Devi Mahatmyam (part 1) & Navaratri

Today begins the festival of Navaratri, literally “nine nights”, which is a celebration in honour of Durga, the universal Mother. It commemorates the legends of Durga’s victories found primarily in the Devi Mahatmyam (a section of the Markandeya Purana) and secondarily in the Devi Bhagavatam; the two most important texts in Shaktism. The nine days are either devoted to the nine forms of Durga or divided among the three main forms of Devi: Durga (protective mother), Lakshmi (wealth & abundance) and Saraswati (knowledge & the arts). I will follow the narrative contained in the Devi Mahatmyam. The story is framed by a sage telling the story to a deposed king and a betrayed merchant, which is a story itself being told by the sage Markandeya to his pupil Bhaguri. The sage tells the story in three episodes.

The first episode is dedicated to Maha-Kali and takes place during the period between universes, as Vishnu sleeps on his couch, Adi Sesha, who floats on the great ocean. When it was time for creation, Brahma appeared seated on a lotus that grew from Vishnu’s navel. However, from some dirt (sometimes earwax) in Vishnu’s ears were born two asuras, Madhu and Kaitabha. These asuras endeavoured to destroy Brahma and keep the universe from being created. Brahma noticed the presence and intention of these unwelcome visitors and prayed to Devi in the form of Mahamaya (the great illusion) in an effort to wake up Lord Vishnu. Devi’s essence withdrew from Vishnu’s body and this roused him from his great slumber. Upon waking and seeing the two asuras trying to devour Brahma, he immediately sprang into action. He fought the demons bare-fisted for 500 years. When they were subdued, Vishnu granted them a boon in salute of their effort in battle. Seeing the endless cosmic ocean, the asuras asked that the only be killed where it is not flooded with water. Vishnu promptly took the two onto his lap and cut off their heads with his disc (Sudarshana).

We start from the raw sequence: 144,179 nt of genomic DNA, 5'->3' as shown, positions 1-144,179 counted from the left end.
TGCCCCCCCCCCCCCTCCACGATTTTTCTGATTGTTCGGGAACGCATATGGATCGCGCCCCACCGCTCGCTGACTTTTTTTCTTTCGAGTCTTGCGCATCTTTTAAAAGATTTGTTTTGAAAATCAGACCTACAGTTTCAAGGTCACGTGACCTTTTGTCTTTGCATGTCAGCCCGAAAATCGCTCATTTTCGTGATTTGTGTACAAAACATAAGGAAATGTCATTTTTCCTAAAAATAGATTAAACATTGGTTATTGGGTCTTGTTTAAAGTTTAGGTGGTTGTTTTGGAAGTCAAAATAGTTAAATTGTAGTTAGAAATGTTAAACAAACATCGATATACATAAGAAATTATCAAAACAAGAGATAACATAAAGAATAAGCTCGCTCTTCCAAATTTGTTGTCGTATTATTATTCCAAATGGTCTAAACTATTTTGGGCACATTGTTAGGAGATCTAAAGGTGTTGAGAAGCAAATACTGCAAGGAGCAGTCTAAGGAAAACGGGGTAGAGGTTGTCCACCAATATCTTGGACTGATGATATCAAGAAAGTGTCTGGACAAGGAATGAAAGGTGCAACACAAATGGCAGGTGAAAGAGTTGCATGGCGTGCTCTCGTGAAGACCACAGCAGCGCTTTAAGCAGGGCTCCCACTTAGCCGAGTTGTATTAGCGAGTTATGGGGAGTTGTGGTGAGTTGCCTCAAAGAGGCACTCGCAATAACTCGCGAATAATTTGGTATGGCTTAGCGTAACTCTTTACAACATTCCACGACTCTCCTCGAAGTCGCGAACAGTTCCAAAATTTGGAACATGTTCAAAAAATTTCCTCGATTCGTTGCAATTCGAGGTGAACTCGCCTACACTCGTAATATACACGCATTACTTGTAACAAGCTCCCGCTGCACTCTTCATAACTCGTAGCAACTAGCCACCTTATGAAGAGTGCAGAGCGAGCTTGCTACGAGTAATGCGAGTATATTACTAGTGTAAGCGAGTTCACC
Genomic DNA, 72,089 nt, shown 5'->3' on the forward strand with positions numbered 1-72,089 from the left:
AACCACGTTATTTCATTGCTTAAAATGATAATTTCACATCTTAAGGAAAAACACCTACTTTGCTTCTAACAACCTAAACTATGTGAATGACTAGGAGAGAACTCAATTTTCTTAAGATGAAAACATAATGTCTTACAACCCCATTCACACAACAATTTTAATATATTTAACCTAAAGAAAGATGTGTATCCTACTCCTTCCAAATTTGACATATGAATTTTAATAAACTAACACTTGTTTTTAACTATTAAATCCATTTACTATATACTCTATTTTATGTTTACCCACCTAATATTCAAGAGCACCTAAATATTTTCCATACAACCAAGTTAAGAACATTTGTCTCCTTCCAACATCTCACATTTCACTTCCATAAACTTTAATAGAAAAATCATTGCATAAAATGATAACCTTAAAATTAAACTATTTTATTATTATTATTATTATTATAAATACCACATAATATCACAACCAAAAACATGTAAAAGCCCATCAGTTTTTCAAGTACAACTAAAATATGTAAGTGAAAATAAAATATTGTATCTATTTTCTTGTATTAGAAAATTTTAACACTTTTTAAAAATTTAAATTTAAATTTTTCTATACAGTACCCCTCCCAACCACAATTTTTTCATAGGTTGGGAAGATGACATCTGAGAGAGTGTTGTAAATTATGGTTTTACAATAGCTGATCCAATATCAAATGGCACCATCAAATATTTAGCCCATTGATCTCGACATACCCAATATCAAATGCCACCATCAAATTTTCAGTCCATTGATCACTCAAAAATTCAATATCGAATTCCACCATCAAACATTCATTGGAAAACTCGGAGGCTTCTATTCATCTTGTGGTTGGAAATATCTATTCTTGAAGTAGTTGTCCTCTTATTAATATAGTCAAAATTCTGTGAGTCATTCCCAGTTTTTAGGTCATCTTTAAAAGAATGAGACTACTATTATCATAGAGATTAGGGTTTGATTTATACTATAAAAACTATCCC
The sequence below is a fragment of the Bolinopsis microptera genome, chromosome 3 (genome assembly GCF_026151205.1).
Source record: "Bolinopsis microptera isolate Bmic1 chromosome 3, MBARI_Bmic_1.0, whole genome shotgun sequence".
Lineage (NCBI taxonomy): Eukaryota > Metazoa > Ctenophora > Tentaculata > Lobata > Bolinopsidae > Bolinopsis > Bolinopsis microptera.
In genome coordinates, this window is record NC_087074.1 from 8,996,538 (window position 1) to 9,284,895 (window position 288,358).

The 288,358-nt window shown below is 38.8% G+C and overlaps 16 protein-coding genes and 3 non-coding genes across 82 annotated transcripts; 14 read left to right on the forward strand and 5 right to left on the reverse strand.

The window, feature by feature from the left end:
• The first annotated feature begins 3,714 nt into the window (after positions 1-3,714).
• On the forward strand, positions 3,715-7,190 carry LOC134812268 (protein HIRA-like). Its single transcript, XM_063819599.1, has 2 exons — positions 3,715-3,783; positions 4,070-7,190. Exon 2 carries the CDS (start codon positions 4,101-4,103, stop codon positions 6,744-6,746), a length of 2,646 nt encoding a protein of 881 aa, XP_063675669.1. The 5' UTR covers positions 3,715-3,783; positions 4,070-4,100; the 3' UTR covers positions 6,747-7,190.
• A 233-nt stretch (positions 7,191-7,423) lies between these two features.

Advertisements

2 Comments (+add yours?)

  1. lolayoga
    Oct 17, 2012 @ 16:23:46

    Interesting story, I know I should clean my ears more often, but I am guessing there is more of a moral to the story? What does it represent?

    Reply

  2. Sri Satchmo
    Oct 17, 2012 @ 19:24:00

    The philosophy of the first episode shows Devi to be the per-existing and all-pervading spirit/power (Shakti) of the universe. Here, She is Vishnu’s power and the force behind creation. If you mean about Vishnu’s ears, it just shows that everything comes from the same source.

    Reply

Leave a Reply

Fill in your details below or click an icon to log in:

WordPress.com Logo

You are commenting using your WordPress.com account. Log Out / Change )

Twitter picture

You are commenting using your Twitter account. Log Out / Change )

Facebook photo

You are commenting using your Facebook account. Log Out / Change )

Google+ photo

You are commenting using your Google+ account. Log Out / Change )

Connecting to %s

%d bloggers like this: